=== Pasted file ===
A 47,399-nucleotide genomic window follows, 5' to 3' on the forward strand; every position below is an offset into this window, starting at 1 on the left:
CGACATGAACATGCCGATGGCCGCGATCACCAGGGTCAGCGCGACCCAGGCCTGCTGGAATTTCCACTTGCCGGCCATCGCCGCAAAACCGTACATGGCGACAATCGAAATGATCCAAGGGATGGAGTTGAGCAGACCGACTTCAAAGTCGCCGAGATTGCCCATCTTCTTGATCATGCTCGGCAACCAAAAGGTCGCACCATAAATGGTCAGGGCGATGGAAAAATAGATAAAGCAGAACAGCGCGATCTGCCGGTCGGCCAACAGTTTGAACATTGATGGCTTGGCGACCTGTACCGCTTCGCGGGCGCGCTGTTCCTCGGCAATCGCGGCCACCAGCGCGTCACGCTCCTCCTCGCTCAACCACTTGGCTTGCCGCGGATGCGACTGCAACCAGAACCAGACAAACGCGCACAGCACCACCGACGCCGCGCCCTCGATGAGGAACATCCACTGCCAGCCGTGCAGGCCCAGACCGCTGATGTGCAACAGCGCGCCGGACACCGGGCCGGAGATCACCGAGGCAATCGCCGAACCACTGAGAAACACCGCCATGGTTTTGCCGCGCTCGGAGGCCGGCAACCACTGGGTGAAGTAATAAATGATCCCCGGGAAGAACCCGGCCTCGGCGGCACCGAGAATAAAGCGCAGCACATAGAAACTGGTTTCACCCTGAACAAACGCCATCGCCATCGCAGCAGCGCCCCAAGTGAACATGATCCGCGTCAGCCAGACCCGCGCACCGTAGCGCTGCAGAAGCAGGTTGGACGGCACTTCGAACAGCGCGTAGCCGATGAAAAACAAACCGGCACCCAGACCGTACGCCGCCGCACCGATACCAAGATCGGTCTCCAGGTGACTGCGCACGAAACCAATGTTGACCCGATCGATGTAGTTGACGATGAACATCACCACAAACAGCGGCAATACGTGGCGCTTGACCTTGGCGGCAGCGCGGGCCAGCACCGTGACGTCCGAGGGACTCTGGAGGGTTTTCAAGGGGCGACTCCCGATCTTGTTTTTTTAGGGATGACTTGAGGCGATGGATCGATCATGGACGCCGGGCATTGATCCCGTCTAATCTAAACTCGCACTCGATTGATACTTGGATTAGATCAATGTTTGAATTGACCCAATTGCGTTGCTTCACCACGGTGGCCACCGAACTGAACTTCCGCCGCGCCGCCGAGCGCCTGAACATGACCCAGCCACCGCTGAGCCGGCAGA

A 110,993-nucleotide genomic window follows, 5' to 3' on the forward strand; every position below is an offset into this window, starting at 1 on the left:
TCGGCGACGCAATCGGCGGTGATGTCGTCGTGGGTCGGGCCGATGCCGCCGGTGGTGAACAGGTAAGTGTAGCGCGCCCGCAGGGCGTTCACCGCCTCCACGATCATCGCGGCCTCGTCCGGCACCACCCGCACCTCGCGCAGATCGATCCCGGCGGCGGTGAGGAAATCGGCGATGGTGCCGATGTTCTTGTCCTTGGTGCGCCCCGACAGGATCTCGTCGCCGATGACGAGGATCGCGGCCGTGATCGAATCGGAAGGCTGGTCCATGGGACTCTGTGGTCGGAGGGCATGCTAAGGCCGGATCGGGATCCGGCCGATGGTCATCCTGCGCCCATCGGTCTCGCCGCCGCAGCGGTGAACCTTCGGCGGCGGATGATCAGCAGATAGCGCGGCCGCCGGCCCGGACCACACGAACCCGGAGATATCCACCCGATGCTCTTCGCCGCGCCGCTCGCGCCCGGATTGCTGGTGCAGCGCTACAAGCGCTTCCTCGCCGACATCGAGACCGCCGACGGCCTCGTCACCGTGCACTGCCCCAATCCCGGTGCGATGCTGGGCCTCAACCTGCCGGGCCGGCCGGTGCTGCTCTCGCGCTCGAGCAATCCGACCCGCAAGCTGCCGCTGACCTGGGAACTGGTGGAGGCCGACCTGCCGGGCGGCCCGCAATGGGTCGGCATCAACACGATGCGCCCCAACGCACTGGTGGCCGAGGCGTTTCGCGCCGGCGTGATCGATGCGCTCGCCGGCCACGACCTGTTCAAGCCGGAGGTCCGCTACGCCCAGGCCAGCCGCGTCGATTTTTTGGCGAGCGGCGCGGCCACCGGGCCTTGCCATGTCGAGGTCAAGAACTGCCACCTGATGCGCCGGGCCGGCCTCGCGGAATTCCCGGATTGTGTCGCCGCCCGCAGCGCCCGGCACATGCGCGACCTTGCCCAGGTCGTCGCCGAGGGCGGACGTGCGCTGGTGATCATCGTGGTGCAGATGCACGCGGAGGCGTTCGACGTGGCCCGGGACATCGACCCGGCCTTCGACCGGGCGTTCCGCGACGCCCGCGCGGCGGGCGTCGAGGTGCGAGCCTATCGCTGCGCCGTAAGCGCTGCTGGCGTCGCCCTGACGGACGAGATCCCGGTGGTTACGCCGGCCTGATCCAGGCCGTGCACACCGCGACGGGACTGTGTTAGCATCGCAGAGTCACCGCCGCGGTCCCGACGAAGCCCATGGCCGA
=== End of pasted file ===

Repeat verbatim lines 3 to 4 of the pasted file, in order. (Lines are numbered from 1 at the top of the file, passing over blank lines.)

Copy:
A 110,993-nucleotide genomic window follows, 5' to 3' on the forward strand; every position below is an offset into this window, starting at 1 on the left:
TCGGCGACGCAATCGGCGGTGATGTCGTCGTGGGTCGGGCCGATGCCGCCGGTGGTGAACAGGTAAGTGTAGCGCGCCCGCAGGGCGTTCACCGCCTCCACGATCATCGCGGCCTCGTCCGGCACCACCCGCACCTCGCGCAGATCGATCCCGGCGGCGGTGAGGAAATCGGCGATGGTGCCGATGTTCTTGTCCTTGGTGCGCCCCGACAGGATCTCGTCGCCGATGACGAGGATCGCGGCCGTGATCGAATCGGAAGGCTGGTCCATGGGACTCTGTGGTCGGAGGGCATGCTAAGGCCGGATCGGGATCCGGCCGATGGTCATCCTGCGCCCATCGGTCTCGCCGCCGCAGCGGTGAACCTTCGGCGGCGGATGATCAGCAGATAGCGCGGCCGCCGGCCCGGACCACACGAACCCGGAGATATCCACCCGATGCTCTTCGCCGCGCCGCTCGCGCCCGGATTGCTGGTGCAGCGCTACAAGCGCTTCCTCGCCGACATCGAGACCGCCGACGGCCTCGTCACCGTGCACTGCCCCAATCCCGGTGCGATGCTGGGCCTCAACCTGCCGGGCCGGCCGGTGCTGCTCTCGCGCTCGAGCAATCCGACCCGCAAGCTGCCGCTGACCTGGGAACTGGTGGAGGCCGACCTGCCGGGCGGCCCGCAATGGGTCGGCATCAACACGATGCGCCCCAACGCACTGGTGGCCGAGGCGTTTCGCGCCGGCGTGATCGATGCGCTCGCCGGCCACGACCTGTTCAAGCCGGAGGTCCGCTACGCCCAGGCCAGCCGCGTCGATTTTTTGGCGAGCGGCGCGGCCACCGGGCCTTGCCATGTCGAGGTCAAGAACTGCCACCTGATGCGCCGGGCCGGCCTCGCGGAATTCCCGGATTGTGTCGCCGCCCGCAGCGCCCGGCACATGCGCGACCTTGCCCAGGTCGTCGCCGAGGGCGGACGTGCGCTGGTGATCATCGTGGTGCAGATGCACGCGGAGGCGTTCGACGTGGCCCGGGACATCGACCCGGCCTTCGACCGGGCGTTCCGCGACGCCCGCGCGGCGGGCGTCGAGGTGCGAGCCTATCGCTGCGCCGTAAGCGCTGCTGGCGTCGCCCTGACGGACGAGATCCCGGTGGTTACGCCGGCCTGATCCAGGCCGTGCACACCGCGACGGGACTGTGTTAGCATCGCAGAGTCACCGCCGCGGTCCCGACGAAGCCCATGGCCGA